Veteran NRL Ref Pushes For Psychologists For Referees
The veteran referee has announced he will retire at the end of the season.
Veteran whistleblower Matt Cecchin could get his wish for referees to be given full-time access to sports psychologists after he announced he was leaving the NRL at season's end.
Cecchin confirmed his retirement on Friday, as he drew tired of criticism and the mounting pressure after having already achieved all he could in Australia with four State of Origin matches and three grand finals.
However he is desperate to go out with a legacy aimed at looking after the next generation, and has approached NRL CEO Todd Greenberg about having a full-time sports psychologists within the ranks after he sought the help of one in 2016 following public backlash over a decision.
"We have worked so hard on the physical aspect of what we do, for years and years and years. But we've done very little around the mental health space," Cecchin told AAP.
"It's the one thing I've asked for when I spoke to Todd a couple of weeks ago - I would like is a full-time sport psych to the referees.
"To not only help them deal with the noise and the pressure and the performance, but also to help them improve and deal with making decision making under different aspects and scenarios."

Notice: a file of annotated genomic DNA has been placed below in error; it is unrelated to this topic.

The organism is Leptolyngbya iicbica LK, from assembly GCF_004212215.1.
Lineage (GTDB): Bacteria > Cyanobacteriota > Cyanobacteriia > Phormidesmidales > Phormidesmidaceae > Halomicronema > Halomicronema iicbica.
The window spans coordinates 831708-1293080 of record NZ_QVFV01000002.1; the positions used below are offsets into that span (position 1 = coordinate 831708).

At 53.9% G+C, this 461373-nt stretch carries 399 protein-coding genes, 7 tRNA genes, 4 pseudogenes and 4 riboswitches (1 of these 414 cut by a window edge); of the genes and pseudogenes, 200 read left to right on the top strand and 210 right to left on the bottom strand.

It's understood the NRL are seriously considering Cecchin's idea, and it's likely to happen as soon as next season.
Ahead of becoming just the seventh referee to reach 300 matches when Penrith meet Canberra on Sunday, the 44-year-old this week revealed to Fairfax Media the death threats and abuse levelled against his family throughout his 18-season career.
The death threats came after Cecchin refereed the World Cup semi-final between England and Tonga in November 2017.
A contentious decision to not refer a Tongan dropped ball in the dying seconds of the game sparked controversy.
New Zealand Police informed Cecchin after the match hundred of messages and death threats had been sent to him and his family.
NZ Police escorted the referee to the airport, and he was met back in Australia by the Australian Federal Police.
He hoped the revelations made around his retirement would act as a reminder to critics about the treatment of officials.
"That's why I invite anyone to come into our offices and see how hard we train, how close we are as a group and what the morale is really like," he said.
"The hardest time when it comes to coping with things is when I'm away from the game and the noise is a bit louder."
He's hopeful of picking up a job in the English Super League next year.
Meanwhile Sunday's clash will also represent his 500th game as an NRL official, when including 166 games as a touch judge and 34 as a video referee.
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